Everyone knows the fate of Anne Boleyn, but not many know the story of her rise to majesty and the part played by her rival and sister, Mary, who was Henry's mistress and mother to two of his bastard children before the dazzling older Boleyn girl even caught his eye. Philippa Gregory, whose own role as the Queen of historical romance grows more secure with each new novel, has surpassed her self with this epic tale of lust, jealousy and betrayal. The Other Boleyn Girl
charts the lives of both Boleyns--each in their turn "the other Boleyn Girl"--and their fiercely ambitious, conniving family who used the girls as pawns to advance their own positions at the court of Henry VIII. At 13, Mary is little more than a child when she is presented to Henry, ordered by her scheming family to serve her King and country by opening her legs whenever commanded, or doing anything else the great monarch desires. And while his loins are satisfied, life at court is sweet for the unofficial Queen and her pushy coterie. Inevitably though, the King's eyes soon begin to wander and Mary is overlooked, helpless to do anything but aid her family's plot to advance their fortunes, replace her with Anne and give Henry the greatest gift of all: a son and heir.
So good a job has Ms Gregory done at portraying the Boleyns and Howards as selfish, scheming, treacherous manipulators however, that it becomes increasingly hard to feel empathy for any of them. While Mary is merely hapless, Anne is the most ruthless of them all, so that instead of feeling cheated by knowing the outcome of her story, it only serves to help digest her unpalatable rise. Such a gruesome destiny was never more deserved. Ms Gregory has worked hard at researching her historical references. Daily life at court is described in fascinating detail--from the relentless leisure pursuits, masques and banquets laid on for the easily bored King to the complex hierarchies and machinations of the courtiers. However, the fall of Queen Katherine of Aragon and her only child, the Princess Mary, and the politics of the competing European courts and the break with Rome are seen only as a backdrop to the bawdy goings-on of the Boleyns and their fateful race for the crown. --Carey Green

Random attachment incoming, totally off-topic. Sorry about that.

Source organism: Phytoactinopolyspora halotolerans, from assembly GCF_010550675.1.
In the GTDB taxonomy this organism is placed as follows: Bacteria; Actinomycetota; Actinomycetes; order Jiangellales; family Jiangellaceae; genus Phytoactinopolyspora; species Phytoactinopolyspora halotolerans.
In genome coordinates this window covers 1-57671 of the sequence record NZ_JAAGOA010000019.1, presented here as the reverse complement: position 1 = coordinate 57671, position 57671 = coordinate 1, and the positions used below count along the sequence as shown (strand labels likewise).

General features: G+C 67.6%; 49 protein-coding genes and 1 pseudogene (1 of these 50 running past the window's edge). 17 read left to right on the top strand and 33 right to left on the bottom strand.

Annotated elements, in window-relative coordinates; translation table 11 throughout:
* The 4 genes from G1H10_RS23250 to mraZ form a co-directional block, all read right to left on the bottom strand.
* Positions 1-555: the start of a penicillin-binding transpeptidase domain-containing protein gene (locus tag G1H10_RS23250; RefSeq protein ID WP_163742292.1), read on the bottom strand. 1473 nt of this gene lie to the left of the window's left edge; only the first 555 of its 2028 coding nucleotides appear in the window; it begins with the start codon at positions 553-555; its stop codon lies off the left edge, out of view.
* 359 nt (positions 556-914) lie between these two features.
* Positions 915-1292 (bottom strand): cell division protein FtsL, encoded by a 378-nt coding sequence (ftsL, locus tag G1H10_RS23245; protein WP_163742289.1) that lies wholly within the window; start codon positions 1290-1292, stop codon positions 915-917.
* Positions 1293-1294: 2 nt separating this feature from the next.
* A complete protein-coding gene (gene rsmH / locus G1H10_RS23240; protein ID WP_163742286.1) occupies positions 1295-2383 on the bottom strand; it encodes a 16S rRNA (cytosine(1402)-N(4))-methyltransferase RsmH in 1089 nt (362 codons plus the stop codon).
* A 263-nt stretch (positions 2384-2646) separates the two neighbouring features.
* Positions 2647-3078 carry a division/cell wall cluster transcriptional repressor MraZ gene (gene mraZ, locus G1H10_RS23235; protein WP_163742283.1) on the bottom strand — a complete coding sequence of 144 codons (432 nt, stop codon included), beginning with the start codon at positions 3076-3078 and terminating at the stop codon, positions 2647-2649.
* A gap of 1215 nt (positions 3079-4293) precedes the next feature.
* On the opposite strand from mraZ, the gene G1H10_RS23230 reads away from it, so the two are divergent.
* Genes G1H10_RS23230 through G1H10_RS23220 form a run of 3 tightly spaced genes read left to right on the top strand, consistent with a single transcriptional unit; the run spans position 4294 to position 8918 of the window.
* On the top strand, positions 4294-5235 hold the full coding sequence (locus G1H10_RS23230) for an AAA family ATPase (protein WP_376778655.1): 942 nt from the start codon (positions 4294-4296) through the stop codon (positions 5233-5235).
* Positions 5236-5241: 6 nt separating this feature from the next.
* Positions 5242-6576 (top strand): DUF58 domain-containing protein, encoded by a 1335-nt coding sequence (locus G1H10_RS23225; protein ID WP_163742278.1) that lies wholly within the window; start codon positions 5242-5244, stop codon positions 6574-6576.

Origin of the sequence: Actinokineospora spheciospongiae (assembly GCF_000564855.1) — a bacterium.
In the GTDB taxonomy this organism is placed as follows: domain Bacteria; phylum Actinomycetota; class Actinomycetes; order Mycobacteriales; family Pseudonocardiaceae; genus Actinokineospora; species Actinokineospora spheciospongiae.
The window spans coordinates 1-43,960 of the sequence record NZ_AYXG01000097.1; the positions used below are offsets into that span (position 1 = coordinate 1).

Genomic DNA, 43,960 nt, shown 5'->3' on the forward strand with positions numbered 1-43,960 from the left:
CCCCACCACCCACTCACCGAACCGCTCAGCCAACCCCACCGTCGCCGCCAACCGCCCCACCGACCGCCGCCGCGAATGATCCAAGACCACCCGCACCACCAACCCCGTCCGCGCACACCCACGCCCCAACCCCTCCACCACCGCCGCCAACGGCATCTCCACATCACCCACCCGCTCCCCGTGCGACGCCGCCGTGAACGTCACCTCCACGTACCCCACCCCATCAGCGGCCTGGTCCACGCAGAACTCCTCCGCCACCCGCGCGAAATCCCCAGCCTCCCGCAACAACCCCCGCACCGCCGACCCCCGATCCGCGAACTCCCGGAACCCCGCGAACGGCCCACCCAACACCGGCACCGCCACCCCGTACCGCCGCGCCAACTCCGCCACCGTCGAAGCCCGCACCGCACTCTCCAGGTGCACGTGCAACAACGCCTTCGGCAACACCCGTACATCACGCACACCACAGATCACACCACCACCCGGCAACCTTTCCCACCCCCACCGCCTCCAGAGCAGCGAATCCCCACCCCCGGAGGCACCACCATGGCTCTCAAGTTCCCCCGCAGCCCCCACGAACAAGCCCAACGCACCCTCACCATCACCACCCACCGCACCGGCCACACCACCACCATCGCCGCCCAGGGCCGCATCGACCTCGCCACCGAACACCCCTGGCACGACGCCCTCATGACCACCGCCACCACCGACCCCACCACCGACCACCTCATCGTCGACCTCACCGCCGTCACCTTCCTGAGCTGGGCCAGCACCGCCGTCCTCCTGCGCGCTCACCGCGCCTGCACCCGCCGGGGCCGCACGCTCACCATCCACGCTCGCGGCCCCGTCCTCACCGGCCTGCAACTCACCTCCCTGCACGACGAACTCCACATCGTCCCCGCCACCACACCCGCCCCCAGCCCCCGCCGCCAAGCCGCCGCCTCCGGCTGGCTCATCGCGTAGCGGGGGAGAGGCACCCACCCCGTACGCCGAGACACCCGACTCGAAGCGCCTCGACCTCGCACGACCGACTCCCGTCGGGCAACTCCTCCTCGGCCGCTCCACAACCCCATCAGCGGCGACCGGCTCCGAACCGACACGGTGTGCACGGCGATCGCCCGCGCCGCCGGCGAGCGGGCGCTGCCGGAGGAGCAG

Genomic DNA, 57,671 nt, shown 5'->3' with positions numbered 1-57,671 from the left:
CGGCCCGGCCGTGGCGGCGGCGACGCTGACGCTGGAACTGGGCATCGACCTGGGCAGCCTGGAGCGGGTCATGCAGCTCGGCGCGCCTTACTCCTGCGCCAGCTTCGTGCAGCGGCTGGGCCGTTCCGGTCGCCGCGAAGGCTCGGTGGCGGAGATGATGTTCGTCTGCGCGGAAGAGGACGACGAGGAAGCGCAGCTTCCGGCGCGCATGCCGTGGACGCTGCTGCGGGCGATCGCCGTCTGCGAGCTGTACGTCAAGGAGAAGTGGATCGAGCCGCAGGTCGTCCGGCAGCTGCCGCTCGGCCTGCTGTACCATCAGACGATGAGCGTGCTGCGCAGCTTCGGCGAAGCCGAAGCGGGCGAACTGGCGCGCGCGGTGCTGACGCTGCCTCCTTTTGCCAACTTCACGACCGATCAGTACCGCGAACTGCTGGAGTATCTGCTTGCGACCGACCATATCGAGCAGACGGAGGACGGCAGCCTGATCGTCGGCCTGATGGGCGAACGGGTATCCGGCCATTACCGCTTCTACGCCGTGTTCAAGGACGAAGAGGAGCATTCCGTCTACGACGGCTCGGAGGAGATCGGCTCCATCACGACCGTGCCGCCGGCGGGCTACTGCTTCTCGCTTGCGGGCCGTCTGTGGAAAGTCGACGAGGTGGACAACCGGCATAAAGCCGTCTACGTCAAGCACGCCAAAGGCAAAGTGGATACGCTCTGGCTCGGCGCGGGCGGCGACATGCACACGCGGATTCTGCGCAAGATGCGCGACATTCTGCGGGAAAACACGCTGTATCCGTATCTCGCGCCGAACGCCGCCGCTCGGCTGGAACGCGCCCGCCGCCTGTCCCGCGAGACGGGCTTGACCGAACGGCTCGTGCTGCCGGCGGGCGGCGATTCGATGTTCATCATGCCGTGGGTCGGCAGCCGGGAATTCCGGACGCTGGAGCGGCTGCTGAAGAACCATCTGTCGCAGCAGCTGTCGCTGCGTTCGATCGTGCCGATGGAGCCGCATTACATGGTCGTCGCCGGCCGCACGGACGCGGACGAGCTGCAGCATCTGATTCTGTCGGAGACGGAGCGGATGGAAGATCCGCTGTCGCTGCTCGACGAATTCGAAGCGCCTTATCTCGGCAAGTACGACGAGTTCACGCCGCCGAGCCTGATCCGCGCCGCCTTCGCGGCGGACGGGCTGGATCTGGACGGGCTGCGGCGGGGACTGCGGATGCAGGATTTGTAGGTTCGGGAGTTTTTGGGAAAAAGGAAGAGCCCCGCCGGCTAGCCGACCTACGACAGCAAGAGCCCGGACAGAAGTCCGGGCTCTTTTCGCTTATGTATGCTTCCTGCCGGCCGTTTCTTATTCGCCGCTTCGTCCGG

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From Publishers Weekly
Sisterly rivalry is the basis of this fresh, wonderfully vivid retelling of the story of Anne Boleyn. Anne, her sister Mary and their brother George are all brought to the king's court at a young age, as players in their uncle's plans to advance the family's fortunes. Mary, the sweet, blond sister, wins King Henry VIII's favor when she is barely 14 and already married to one of his courtiers. Their affair lasts several years, and she gives Henry a daughter and a son. But her dark, clever, scheming sister, Anne, insinuates herself into Henry's graces, styling herself as his adviser and confidant. Soon she displaces Mary as his lover and begins her machinations to rid him of his wife, Katherine of Aragon. This is only the beginning of the intrigue that Gregory so handily chronicles, capturing beautifully the mingled hate and nearly incestuous love Anne, Mary and George ("kin and enemies all at once") feel for each other and the toll their family's ambition takes on them. Mary, the story's narrator, is the most sympathetic of the siblings, but even she is twisted by the demands of power and status; charming George, an able plotter, finally brings disaster on his own head by falling in love with a male courtier. Anne, most tormented of all, is ruthless in her drive to become queen, and then to give Henry a male heir. Rather than settling for a picturesque rendering of court life, Gregory conveys its claustrophobic, all-consuming nature with consummate skill. In the end, Anne's famous, tragic end is offset by Mary's happier fate, but the self-defeating folly of the quest for power lingers longest in the reader's mind.
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